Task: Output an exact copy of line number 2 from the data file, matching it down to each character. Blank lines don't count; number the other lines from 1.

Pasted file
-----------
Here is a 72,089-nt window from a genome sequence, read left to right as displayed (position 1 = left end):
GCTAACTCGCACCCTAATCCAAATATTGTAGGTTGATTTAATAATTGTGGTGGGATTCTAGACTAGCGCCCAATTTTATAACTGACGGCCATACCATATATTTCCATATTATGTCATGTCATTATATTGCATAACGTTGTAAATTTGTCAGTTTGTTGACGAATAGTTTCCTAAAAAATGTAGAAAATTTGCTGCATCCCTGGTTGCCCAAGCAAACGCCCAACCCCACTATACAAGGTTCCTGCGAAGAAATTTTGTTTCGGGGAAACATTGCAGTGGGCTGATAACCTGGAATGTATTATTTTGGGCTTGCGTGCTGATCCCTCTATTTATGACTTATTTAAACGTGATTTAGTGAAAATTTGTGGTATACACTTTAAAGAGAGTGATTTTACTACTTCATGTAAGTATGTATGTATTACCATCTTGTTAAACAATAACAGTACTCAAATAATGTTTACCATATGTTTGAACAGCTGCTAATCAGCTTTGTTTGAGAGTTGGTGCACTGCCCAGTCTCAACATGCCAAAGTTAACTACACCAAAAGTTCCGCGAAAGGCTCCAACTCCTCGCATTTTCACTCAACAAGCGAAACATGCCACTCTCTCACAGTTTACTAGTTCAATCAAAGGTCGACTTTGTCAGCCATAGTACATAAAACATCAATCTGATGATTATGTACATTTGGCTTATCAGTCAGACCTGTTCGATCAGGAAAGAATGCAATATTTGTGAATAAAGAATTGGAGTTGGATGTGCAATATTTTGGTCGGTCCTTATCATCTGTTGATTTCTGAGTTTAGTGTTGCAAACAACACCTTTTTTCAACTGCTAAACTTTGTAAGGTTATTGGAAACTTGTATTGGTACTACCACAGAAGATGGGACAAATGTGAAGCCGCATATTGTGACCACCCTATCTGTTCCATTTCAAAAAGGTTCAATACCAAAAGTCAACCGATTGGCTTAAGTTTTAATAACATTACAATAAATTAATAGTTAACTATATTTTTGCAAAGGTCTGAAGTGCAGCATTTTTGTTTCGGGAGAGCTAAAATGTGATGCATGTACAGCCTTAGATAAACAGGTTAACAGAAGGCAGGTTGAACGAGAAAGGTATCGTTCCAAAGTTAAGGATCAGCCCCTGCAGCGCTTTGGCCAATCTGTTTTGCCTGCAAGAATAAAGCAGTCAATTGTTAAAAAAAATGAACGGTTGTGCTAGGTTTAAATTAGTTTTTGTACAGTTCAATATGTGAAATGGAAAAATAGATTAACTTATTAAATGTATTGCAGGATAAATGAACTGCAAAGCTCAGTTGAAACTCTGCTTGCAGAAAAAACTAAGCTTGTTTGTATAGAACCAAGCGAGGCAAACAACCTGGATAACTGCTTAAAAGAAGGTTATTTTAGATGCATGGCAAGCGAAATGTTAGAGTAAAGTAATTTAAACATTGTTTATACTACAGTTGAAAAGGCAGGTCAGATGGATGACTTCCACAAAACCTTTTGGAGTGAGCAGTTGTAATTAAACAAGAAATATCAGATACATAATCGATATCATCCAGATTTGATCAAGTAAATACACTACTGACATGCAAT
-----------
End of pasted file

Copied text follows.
GCTAACTCGCACCCTAATCCAAATATTGTAGGTTGATTTAATAATTGTGGTGGGATTCTAGACTAGCGCCCAATTTTATAACTGACGGCCATACCATATATTTCCATATTATGTCATGTCATTATATTGCATAACGTTGTAAATTTGTCAGTTTGTTGACGAATAGTTTCCTAAAAAATGTAGAAAATTTGCTGCATCCCTGGTTGCCCAAGCAAACGCCCAACCCCACTATACAAGGTTCCTGCGAAGAAATTTTGTTTCGGGGAAACATTGCAGTGGGCTGATAACCTGGAATGTATTATTTTGGGCTTGCGTGCTGATCCCTCTATTTATGACTTATTTAAACGTGATTTAGTGAAAATTTGTGGTATACACTTTAAAGAGAGTGATTTTACTACTTCATGTAAGTATGTATGTATTACCATCTTGTTAAACAATAACAGTACTCAAATAATGTTTACCATATGTTTGAACAGCTGCTAATCAGCTTTGTTTGAGAGTTGGTGCACTGCCCAGTCTCAACATGCCAAAGTTAACTACACCAAAAGTTCCGCGAAAGGCTCCAACTCCTCGCATTTTCACTCAACAAGCGAAACATGCCACTCTCTCACAGTTTACTAGTTCAATCAAAGGTCGACTTTGTCAGCCATAGTACATAAAACATCAATCTGATGATTATGTACATTTGGCTTATCAGTCAGACCTGTTCGATCAGGAAAGAATGCAATATTTGTGAATAAAGAATTGGAGTTGGATGTGCAATATTTTGGTCGGTCCTTATCATCTGTTGATTTCTGAGTTTAGTGTTGCAAACAACACCTTTTTTCAACTGCTAAACTTTGTAAGGTTATTGGAAACTTGTATTGGTACTACCACAGAAGATGGGACAAATGTGAAGCCGCATATTGTGACCACCCTATCTGTTCCATTTCAAAAAGGTTCAATACCAAAAGTCAACCGATTGGCTTAAGTTTTAATAACATTACAATAAATTAATAGTTAACTATATTTTTGCAAAGGTCTGAAGTGCAGCATTTTTGTTTCGGGAGAGCTAAAATGTGATGCATGTACAGCCTTAGATAAACAGGTTAACAGAAGGCAGGTTGAACGAGAAAGGTATCGTTCCAAAGTTAAGGATCAGCCCCTGCAGCGCTTTGGCCAATCTGTTTTGCCTGCAAGAATAAAGCAGTCAATTGTTAAAAAAAATGAACGGTTGTGCTAGGTTTAAATTAGTTTTTGTACAGTTCAATATGTGAAATGGAAAAATAGATTAACTTATTAAATGTATTGCAGGATAAATGAACTGCAAAGCTCAGTTGAAACTCTGCTTGCAGAAAAAACTAAGCTTGTTTGTATAGAACCAAGCGAGGCAAACAACCTGGATAACTGCTTAAAAGAAGGTTATTTTAGATGCATGGCAAGCGAAATGTTAGAGTAAAGTAATTTAAACATTGTTTATACTACAGTTGAAAAGGCAGGTCAGATGGATGACTTCCACAAAACCTTTTGGAGTGAGCAGTTGTAATTAAACAAGAAATATCAGATACATAATCGATATCATCCAGATTTGATCAAGTAAATACACTACTGACATGCAAT